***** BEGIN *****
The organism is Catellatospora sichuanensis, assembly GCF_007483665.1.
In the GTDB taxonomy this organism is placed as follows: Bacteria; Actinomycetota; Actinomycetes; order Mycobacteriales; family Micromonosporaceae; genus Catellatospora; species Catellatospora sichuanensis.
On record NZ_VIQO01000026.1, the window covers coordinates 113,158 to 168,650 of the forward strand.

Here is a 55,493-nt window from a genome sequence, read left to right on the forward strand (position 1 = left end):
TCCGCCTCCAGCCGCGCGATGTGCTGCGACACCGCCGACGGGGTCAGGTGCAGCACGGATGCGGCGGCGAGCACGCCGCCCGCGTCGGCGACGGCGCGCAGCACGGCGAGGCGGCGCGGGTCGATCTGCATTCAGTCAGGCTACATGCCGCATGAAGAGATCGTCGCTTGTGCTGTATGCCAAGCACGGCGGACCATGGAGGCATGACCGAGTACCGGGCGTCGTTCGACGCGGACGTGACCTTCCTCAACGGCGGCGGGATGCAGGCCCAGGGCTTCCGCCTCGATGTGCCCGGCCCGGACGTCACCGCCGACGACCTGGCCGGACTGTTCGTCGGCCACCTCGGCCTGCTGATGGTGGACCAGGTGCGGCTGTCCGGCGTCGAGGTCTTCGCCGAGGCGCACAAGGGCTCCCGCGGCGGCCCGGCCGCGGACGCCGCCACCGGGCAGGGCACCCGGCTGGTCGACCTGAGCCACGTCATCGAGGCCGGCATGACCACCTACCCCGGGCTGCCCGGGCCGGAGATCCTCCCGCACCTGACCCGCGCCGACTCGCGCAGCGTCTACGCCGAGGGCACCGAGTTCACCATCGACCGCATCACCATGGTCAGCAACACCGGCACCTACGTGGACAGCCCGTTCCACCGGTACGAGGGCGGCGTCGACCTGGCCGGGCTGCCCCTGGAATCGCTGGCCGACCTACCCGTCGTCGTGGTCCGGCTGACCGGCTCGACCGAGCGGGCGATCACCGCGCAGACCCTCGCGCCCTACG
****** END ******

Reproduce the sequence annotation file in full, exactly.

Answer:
The organism is Catellatospora sichuanensis, assembly GCF_007483665.1.
In the GTDB taxonomy this organism is placed as follows: Bacteria; Actinomycetota; Actinomycetes; order Mycobacteriales; family Micromonosporaceae; genus Catellatospora; species Catellatospora sichuanensis.
On record NZ_VIQO01000026.1, the window covers coordinates 113,158 to 168,650 of the forward strand.

Here is a 55,493-nt window from a genome sequence, read left to right on the forward strand (position 1 = left end):
TCCGCCTCCAGCCGCGCGATGTGCTGCGACACCGCCGACGGGGTCAGGTGCAGCACGGATGCGGCGGCGAGCACGCCGCCCGCGTCGGCGACGGCGCGCAGCACGGCGAGGCGGCGCGGGTCGATCTGCATTCAGTCAGGCTACATGCCGCATGAAGAGATCGTCGCTTGTGCTGTATGCCAAGCACGGCGGACCATGGAGGCATGACCGAGTACCGGGCGTCGTTCGACGCGGACGTGACCTTCCTCAACGGCGGCGGGATGCAGGCCCAGGGCTTCCGCCTCGATGTGCCCGGCCCGGACGTCACCGCCGACGACCTGGCCGGACTGTTCGTCGGCCACCTCGGCCTGCTGATGGTGGACCAGGTGCGGCTGTCCGGCGTCGAGGTCTTCGCCGAGGCGCACAAGGGCTCCCGCGGCGGCCCGGCCGCGGACGCCGCCACCGGGCAGGGCACCCGGCTGGTCGACCTGAGCCACGTCATCGAGGCCGGCATGACCACCTACCCCGGGCTGCCCGGGCCGGAGATCCTCCCGCACCTGACCCGCGCCGACTCGCGCAGCGTCTACGCCGAGGGCACCGAGTTCACCATCGACCGCATCACCATGGTCAGCAACACCGGCACCTACGTGGACAGCCCGTTCCACCGGTACGAGGGCGGCGTCGACCTGGCCGGGCTGCCCCTGGAATCGCTGGCCGACCTACCCGTCGTCGTGGTCCGGCTGACCGGCTCGACCGAGCGGGCGATCACCGCGCAGACCCTCGCGCCCTACG